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Spinal cord magnetic resonance imaging demonstrates sensory neuronal involvement and clinical severity in neuronopathy associated with Sjögren's syndrome
  1. K Mori,
  2. H Koike,
  3. K Misu,
  4. N Hattori,
  5. M Ichimura,
  6. G Sobue
  1. Department of Neurology, Nagoya University School of Medicine, Nagoya 466–8550 Japan
  1. Dr Gen Sobuesobueg{at}


OBJECTIVES To determine spinal cord MRI findings in neuronopathy associated with Sjögren's syndrome and their correlation with severity of sensory impairment.

METHODS Clinical and electrophysiological features, pathological findings in the sural nerve, and hyperintensity on T2* weighted MRI in the spinal dorsal columns were evaluated in 14 patients with neuronopathy associated with Sjögren's syndrome.

RESULTS Of 14 patients, 12 showed high intensity by T2* weighted MRI in the posterior columns of the cervical cord. High intensity areas were seen in both the fasciculus cuneatus and gracilis in nine patients, who showed severe and widespread sensory deficits in the limbs and trunk; these patients also had a high frequency of autonomic symptoms. Somatosensory evoked potentials often could not be elicited. Hyperintensity restricted to the fasciculus gracilis was seen in three patients, who showed sensory deficits restricted to lower limbs without trunk involvement, or with only partial limb involvement; no autonomic symptoms were noted. The two patients who did not show high intensity areas in the dorsal columns showed restricted sensory involvement in the limbs. All patients showed axonal loss predominantly affecting large fibres, without axonal sprouting.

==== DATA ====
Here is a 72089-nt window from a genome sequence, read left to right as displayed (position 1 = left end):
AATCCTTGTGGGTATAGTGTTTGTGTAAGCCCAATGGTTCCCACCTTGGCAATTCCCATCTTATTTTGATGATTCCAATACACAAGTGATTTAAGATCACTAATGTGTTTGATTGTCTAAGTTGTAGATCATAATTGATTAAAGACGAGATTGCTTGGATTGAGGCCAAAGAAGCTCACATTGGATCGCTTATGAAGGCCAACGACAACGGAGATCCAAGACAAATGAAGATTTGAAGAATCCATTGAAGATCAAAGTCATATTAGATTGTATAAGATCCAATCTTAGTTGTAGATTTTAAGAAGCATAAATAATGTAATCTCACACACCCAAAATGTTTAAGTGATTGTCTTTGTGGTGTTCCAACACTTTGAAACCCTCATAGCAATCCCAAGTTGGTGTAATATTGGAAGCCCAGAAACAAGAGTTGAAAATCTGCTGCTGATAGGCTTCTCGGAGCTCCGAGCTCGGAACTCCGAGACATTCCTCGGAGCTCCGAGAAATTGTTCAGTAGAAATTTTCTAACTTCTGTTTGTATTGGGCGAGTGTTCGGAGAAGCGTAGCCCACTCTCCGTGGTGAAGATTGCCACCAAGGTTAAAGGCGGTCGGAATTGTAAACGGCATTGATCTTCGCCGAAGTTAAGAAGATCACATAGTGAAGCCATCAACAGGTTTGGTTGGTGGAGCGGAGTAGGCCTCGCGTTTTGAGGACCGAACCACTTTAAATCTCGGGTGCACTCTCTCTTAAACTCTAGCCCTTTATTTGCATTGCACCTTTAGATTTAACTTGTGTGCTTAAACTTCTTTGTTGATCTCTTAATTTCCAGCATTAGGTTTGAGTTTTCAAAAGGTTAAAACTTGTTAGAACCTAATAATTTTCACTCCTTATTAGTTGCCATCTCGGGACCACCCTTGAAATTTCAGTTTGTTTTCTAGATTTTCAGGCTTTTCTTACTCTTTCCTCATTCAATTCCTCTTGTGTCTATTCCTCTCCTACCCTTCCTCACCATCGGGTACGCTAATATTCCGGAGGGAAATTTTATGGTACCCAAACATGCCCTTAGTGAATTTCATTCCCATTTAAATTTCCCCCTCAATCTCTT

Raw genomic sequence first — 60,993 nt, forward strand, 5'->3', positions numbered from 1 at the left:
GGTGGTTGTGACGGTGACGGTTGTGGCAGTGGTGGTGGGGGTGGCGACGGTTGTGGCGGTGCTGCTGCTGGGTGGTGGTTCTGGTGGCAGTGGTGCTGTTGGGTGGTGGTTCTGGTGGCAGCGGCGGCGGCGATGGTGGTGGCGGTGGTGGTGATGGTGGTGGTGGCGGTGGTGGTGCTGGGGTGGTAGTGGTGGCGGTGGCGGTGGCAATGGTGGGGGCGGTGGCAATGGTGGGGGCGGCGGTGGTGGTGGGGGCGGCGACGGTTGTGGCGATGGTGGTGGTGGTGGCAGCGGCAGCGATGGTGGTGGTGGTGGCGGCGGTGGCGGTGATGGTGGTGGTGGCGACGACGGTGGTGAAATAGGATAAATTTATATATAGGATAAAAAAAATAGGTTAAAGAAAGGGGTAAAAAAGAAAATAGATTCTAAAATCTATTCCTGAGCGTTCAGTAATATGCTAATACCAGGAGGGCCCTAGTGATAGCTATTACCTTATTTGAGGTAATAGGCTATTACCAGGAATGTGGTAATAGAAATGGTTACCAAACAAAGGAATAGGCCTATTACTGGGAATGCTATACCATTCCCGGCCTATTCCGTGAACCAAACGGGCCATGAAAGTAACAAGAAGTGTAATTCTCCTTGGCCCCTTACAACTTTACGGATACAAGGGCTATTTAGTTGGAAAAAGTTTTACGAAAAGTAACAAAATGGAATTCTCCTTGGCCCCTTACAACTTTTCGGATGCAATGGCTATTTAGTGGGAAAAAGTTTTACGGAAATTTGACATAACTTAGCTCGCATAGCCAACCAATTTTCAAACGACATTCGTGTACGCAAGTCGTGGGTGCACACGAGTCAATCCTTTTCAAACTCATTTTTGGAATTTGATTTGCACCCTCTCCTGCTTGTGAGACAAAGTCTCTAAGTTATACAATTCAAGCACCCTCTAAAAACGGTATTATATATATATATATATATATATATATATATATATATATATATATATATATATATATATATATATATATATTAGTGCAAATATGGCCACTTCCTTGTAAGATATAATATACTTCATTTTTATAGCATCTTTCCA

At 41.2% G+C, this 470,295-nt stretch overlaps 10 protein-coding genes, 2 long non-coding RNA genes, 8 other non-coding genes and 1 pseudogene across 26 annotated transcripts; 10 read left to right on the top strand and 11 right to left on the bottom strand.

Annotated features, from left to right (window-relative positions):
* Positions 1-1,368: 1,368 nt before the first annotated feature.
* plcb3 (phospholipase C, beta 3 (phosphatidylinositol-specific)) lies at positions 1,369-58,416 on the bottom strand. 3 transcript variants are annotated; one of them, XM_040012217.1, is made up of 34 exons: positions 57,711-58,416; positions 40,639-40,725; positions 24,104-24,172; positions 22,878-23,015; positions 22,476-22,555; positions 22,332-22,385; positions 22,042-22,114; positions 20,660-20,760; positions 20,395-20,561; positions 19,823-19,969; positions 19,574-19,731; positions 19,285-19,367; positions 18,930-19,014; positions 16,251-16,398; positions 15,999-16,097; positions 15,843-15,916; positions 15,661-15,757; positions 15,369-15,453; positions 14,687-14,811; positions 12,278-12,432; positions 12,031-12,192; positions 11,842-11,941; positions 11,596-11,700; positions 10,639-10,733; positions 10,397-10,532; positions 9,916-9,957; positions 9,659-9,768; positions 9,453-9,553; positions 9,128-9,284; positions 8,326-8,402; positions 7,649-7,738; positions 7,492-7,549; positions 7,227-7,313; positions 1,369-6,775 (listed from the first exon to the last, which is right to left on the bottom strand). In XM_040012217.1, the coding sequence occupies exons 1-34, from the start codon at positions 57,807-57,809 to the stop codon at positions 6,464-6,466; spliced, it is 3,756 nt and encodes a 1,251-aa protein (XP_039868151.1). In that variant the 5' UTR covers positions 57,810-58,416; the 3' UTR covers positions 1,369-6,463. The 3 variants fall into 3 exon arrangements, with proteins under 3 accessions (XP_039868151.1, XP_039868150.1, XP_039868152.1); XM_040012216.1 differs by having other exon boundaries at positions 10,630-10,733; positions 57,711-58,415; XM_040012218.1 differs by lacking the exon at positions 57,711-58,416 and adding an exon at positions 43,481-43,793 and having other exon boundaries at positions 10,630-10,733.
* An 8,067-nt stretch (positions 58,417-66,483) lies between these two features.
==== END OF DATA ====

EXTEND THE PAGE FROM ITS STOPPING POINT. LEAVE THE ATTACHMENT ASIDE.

CONCLUSIONS High intensity areas on T2* weighted MRI in the spinal dorsal columns reflect the degree of sensory neuronal involvement in neuronopathy associated with Sjögren's syndrome; this finding could also be a helpful marker for estimating severity of this neuronopathy.

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